For many, freshmen year is a time to transition and learn a new surrounding. From my own experience, a lot of people didn’t have a job or even a declared major, but one thing I learned is that freshmen year is a great opportunity to start your career. Here is a list of what I think are the most important things to keep in mind during freshmen year:

On selecting a major

The more and more I think about what major you choose, the more I think that it’s not necessarily the most important thing you should focus on. I think the key item to take away when choosing a major is that you should weigh your options and carefully choose. Another important thing to remember is the more writing classes you can take, the better off you will be in the long run. Here’s a list of preferred programs:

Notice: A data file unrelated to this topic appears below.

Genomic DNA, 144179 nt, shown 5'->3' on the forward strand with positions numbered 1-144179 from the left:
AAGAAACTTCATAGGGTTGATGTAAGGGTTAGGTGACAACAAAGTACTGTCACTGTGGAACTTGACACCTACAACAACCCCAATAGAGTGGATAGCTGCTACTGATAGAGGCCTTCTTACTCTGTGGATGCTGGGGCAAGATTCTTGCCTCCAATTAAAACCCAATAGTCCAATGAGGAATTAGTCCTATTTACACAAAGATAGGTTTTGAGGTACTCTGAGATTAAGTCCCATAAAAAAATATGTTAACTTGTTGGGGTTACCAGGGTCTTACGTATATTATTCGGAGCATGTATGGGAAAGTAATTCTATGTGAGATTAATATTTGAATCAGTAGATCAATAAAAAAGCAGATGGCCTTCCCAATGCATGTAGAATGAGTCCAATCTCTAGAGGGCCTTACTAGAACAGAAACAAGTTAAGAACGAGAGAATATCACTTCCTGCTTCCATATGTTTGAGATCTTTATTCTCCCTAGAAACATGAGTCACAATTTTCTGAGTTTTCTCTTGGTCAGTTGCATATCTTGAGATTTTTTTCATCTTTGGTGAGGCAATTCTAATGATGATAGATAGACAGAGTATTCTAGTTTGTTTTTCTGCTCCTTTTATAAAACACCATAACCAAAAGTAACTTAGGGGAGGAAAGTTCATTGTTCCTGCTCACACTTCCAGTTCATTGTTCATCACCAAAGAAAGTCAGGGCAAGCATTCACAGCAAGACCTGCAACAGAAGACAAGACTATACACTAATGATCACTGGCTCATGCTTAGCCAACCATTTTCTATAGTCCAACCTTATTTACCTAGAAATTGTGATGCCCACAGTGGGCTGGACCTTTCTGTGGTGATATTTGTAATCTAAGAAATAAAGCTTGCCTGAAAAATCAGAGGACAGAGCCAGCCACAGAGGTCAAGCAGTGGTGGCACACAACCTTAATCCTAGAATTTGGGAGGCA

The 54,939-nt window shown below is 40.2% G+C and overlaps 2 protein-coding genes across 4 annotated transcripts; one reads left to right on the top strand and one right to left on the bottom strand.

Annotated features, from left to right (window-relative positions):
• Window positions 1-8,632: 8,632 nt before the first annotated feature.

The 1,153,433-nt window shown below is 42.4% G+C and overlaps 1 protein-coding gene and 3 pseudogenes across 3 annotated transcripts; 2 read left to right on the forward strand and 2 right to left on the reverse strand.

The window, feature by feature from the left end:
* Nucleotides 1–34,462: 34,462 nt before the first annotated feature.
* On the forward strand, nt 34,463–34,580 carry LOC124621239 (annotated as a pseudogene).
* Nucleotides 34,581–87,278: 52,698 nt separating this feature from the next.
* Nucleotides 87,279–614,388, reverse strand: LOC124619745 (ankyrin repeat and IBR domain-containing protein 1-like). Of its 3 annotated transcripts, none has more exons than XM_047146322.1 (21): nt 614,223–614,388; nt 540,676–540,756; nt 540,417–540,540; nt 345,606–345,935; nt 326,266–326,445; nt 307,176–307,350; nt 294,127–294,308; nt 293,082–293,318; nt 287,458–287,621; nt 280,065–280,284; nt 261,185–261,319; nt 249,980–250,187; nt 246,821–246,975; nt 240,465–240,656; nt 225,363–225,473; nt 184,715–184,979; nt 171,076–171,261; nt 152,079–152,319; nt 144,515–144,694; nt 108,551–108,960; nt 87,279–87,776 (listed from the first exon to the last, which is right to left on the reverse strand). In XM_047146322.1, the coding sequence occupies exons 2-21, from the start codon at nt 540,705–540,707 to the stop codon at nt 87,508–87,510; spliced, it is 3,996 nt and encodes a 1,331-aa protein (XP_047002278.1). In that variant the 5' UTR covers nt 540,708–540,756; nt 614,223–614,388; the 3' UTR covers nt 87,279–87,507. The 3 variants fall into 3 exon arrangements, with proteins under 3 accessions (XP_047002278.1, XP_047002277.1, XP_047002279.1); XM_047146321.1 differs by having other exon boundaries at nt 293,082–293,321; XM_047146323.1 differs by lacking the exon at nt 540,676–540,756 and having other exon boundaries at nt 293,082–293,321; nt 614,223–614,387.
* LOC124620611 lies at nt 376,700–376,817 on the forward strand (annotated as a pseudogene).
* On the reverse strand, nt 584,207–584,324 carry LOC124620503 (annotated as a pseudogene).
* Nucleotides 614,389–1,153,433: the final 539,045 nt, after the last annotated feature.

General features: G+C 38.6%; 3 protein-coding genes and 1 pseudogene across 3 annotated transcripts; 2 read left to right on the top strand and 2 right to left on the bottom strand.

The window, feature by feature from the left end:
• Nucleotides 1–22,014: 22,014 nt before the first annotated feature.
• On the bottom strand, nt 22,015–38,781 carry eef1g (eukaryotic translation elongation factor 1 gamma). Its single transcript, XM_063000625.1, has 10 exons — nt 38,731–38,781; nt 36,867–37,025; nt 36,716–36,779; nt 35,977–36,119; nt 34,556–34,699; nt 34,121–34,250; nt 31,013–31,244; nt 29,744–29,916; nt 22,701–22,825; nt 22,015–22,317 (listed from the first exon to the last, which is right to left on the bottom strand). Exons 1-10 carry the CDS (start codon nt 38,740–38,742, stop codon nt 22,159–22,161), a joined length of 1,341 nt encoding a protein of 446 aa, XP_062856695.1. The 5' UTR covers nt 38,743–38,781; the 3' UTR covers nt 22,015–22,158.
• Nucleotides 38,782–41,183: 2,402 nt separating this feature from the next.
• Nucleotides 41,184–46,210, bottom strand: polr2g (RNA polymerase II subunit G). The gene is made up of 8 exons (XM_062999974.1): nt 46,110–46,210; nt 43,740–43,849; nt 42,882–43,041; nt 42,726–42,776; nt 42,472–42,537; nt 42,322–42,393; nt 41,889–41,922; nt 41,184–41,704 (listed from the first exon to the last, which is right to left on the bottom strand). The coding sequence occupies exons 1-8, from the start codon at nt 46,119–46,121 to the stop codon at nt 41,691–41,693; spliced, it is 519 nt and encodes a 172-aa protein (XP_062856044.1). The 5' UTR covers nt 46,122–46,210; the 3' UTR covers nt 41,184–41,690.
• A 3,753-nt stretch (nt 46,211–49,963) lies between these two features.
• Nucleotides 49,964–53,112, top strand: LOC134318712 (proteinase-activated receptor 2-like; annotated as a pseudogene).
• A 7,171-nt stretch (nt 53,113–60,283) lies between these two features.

• Public Relations-If your school has it — great! Similar programs that will probably have a lot of PR stuff include Advertising, Communication or Mass Media. Make sure the program has plenty of writing classes, but also make sure to take classes in other fields (i.e. business, political science, psychology) in order to become more competent in other areas.
  • Business- If you want to work in corporate communications or in an agency setting, a business degree is a great idea, just make sure to take more writing classes. If you emphasize your classes in marketing, this will be especially helpful.
  • Journalism- Knowing how to write (well) is arguably the most important skill a PR practitioner can have, but also know that PR practitioners write to persuade. That’s why if you’re planning on studying journalism, it’s good to have another major or minor to complement this.
  • Social Science- My other degree is in political science, and truthfully, it’s kicking my butt. However, I’m learning a lot of research (I’m surprised at this), analytical and writing skills, too. I’ve heard this from others, so it’s probably not a bad idea to consider a social science major. Dr. Rick Cole, the chairperson for the APRR Department at MSU, once told me, “Don’t forget the business is communication but the science is social and the science separates the real leaders from the technicians.”